Simnuke: Having a Blast in the Nevada Desert Activists and techno-geeks gather to commemorate the world's first nuclear explosion -- and have a party. Organizers of Simnuke set off their own, much smaller blast, as a reminder of the destructive power of atomic bombs.

Simnuke: Having a Blast in the Nevada Desert

Simnuke: Having a Blast in the Nevada Desert

  • Download
  • <iframe src="" width="100%" height="290" frameborder="0" scrolling="no" title="NPR embedded audio player">
  • Transcript

Over the past weekend, close to 100 people gathered in the remote Nevada desert 100 miles north of Reno to commemorate the world's first explosion of a nuclear weapon -- and have a party.

The Simnuke biodiesel blast. Daniel Terdiman hide caption

toggle caption
Daniel Terdiman

The event, dubbed Simnuke, was organized by peace activist Camron Assadi to serve as a reminder of the destructive power of nuclear weapons and the growing global proliferation of the technology to build them. It was also a good excuse to have a Burning Man-style gathering in desert of like-minded techno-geeks and activists.

How do you simulate a nuclear explosion? Begin with a mixture of gasoline and biodiesel, an organically based fuel commonly derived from spent oil from deep fat fryers. Liquid nitrogen pushes the fuel through a complex network of hoses hooked up to a semicircle of six giant fans, spread about 30 feet in diameter.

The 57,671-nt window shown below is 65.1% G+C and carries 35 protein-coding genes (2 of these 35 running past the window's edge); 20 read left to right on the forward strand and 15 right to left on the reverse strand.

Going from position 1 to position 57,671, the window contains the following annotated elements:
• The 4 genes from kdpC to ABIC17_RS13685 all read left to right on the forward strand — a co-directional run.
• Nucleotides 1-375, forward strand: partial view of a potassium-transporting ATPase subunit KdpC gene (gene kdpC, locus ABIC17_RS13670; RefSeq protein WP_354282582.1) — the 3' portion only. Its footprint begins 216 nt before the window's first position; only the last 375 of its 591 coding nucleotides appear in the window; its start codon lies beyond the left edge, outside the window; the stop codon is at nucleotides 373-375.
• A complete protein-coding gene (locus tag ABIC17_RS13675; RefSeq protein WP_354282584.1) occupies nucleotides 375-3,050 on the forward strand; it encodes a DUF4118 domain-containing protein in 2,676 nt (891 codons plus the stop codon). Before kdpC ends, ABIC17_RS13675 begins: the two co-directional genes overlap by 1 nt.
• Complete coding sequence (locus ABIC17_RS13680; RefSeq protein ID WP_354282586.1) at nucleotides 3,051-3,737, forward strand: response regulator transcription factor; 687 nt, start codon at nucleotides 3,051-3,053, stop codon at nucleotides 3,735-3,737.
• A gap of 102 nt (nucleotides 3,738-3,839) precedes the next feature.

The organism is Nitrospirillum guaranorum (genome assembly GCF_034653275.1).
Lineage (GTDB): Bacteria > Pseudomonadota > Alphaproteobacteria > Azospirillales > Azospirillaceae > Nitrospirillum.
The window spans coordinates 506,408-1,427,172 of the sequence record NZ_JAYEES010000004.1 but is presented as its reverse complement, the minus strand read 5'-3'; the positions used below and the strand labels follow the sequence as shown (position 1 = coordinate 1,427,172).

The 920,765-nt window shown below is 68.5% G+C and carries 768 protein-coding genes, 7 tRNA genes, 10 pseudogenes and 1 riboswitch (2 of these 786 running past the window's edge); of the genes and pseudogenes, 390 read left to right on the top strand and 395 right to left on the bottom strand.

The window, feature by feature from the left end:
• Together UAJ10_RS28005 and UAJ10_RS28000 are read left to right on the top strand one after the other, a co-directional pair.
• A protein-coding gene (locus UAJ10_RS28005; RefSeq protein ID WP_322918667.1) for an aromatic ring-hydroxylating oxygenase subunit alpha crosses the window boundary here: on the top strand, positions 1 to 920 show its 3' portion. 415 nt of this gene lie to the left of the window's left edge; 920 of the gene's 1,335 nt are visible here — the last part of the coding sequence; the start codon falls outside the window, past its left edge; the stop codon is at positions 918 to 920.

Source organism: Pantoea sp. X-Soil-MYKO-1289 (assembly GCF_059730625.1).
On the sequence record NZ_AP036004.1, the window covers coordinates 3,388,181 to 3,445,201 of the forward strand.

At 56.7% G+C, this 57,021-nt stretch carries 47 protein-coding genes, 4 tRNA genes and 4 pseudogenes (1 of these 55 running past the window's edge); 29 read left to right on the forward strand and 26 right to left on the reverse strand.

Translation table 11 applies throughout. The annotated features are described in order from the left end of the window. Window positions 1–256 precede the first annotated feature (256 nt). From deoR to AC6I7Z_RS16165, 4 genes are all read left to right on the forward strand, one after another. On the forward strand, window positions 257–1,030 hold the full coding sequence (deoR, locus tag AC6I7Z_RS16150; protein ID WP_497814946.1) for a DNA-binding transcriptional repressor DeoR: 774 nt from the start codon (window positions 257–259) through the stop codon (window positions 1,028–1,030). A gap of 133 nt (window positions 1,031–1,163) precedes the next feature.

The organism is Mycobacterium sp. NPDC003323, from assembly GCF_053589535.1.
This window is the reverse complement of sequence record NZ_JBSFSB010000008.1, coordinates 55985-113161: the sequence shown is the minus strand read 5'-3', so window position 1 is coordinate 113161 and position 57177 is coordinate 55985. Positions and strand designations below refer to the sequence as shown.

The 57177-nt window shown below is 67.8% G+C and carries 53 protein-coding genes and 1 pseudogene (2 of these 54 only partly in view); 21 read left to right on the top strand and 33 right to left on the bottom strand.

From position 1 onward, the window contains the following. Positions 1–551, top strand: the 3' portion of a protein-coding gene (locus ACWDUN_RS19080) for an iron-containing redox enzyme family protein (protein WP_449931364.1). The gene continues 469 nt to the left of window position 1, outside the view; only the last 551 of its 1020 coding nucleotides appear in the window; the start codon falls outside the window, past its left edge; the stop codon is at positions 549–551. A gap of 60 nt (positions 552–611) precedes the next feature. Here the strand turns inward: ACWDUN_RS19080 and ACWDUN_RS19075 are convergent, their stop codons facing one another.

The First Nuclear Test

  • On July 16, 1945, about 260 scientists from the ultra-secret Manhattan Project gathered at the northern end of a barren patch of desert in the Alamogordo Bombing Range -- a site they dubbed "Trinity" -- to set off a plutonium bomb code-named "Gadget."
  • The resulting explosion, with an explosive yield equal to 19 kilotons of TNT, left a hole 10 feet deep and 1,000 feet wide. The resulting mushroom cloud rose more than six miles into the pre-dawn sky.
  • The military reported the blast as an accidental explosion at a munitions dump, and the real nature of the test wasn't revealed to the world until Aug. 6, 1945, when a uranium-based bomb was dropped on Hiroshima.

Cello player Zoe Keating plays music to greet the dawn at the Simnuke site in Nevada. Daniel Terdiman hide caption

toggle caption
Daniel Terdiman

At just the right moment, the biodiesel-gasoline spray is ignited by a propane pilot light -- and you better stand back, way back...

Just as the sun began to creep over the hills, the desert came alive with a low-pitched boom, an intense rush of heat and a billowing column of orange flame. It was all over in just 18 seconds.

Did the significance of the moment sink in to the spectators? "If any of them got it, I'm happy," says Simnuke technician Argyre Patras.

The project continues with an art exhibition in San Francisco, and organizers will plant 60 trees in the wildfire-scorched hills near Los Alamos, N.M. -- one tree for each year since the Trinity test.